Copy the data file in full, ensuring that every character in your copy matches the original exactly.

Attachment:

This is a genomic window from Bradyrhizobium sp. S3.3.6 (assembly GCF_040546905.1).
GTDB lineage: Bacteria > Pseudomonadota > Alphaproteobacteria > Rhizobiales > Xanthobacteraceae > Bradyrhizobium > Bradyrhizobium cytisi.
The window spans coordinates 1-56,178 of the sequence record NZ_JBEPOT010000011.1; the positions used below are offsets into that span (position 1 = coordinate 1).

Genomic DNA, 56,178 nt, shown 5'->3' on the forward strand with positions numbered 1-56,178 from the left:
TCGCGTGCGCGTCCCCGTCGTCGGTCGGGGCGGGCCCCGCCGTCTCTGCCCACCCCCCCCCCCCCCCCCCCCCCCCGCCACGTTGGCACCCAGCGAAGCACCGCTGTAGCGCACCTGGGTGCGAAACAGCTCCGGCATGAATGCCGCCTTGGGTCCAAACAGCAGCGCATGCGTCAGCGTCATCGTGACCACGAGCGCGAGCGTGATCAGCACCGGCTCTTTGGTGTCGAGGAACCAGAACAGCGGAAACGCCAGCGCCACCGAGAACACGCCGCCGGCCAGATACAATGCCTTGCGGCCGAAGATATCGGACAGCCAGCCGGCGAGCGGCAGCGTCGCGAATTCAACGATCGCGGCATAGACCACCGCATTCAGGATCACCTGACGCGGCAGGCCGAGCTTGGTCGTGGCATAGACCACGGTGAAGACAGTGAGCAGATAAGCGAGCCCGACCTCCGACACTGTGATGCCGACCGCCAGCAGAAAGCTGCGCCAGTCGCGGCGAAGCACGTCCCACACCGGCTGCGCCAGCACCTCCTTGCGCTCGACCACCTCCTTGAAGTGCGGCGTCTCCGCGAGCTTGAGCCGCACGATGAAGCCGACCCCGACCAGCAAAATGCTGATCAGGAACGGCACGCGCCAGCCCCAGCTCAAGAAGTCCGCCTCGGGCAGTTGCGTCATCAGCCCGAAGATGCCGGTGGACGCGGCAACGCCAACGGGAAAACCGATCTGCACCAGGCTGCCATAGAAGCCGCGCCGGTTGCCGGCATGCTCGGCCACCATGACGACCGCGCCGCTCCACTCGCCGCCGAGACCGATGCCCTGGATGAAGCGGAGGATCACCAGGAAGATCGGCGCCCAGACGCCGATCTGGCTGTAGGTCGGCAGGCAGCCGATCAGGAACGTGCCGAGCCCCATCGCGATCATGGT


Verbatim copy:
This is a genomic window from Bradyrhizobium sp. S3.3.6 (assembly GCF_040546905.1).
GTDB lineage: Bacteria > Pseudomonadota > Alphaproteobacteria > Rhizobiales > Xanthobacteraceae > Bradyrhizobium > Bradyrhizobium cytisi.
The window spans coordinates 1-56,178 of the sequence record NZ_JBEPOT010000011.1; the positions used below are offsets into that span (position 1 = coordinate 1).

Genomic DNA, 56,178 nt, shown 5'->3' on the forward strand with positions numbered 1-56,178 from the left:
TCGCGTGCGCGTCCCCGTCGTCGGTCGGGGCGGGCCCCGCCGTCTCTGCCCACCCCCCCCCCCCCCCCCCCCCCCCGCCACGTTGGCACCCAGCGAAGCACCGCTGTAGCGCACCTGGGTGCGAAACAGCTCCGGCATGAATGCCGCCTTGGGTCCAAACAGCAGCGCATGCGTCAGCGTCATCGTGACCACGAGCGCGAGCGTGATCAGCACCGGCTCTTTGGTGTCGAGGAACCAGAACAGCGGAAACGCCAGCGCCACCGAGAACACGCCGCCGGCCAGATACAATGCCTTGCGGCCGAAGATATCGGACAGCCAGCCGGCGAGCGGCAGCGTCGCGAATTCAACGATCGCGGCATAGACCACCGCATTCAGGATCACCTGACGCGGCAGGCCGAGCTTGGTCGTGGCATAGACCACGGTGAAGACAGTGAGCAGATAAGCGAGCCCGACCTCCGACACTGTGATGCCGACCGCCAGCAGAAAGCTGCGCCAGTCGCGGCGAAGCACGTCCCACACCGGCTGCGCCAGCACCTCCTTGCGCTCGACCACCTCCTTGAAGTGCGGCGTCTCCGCGAGCTTGAGCCGCACGATGAAGCCGACCCCGACCAGCAAAATGCTGATCAGGAACGGCACGCGCCAGCCCCAGCTCAAGAAGTCCGCCTCGGGCAGTTGCGTCATCAGCCCGAAGATGCCGGTGGACGCGGCAACGCCAACGGGAAAACCGATCTGCACCAGGCTGCCATAGAAGCCGCGCCGGTTGCCGGCATGCTCGGCCACCATGACGACCGCGCCGCTCCACTCGCCGCCGAGACCGATGCCCTGGATGAAGCGGAGGATCACCAGGAAGATCGGCGCCCAGACGCCGATCTGGCTGTAGGTCGGCAGGCAGCCGATCAGGAACGTGCCGAGCCCCATCGCGATCATGGT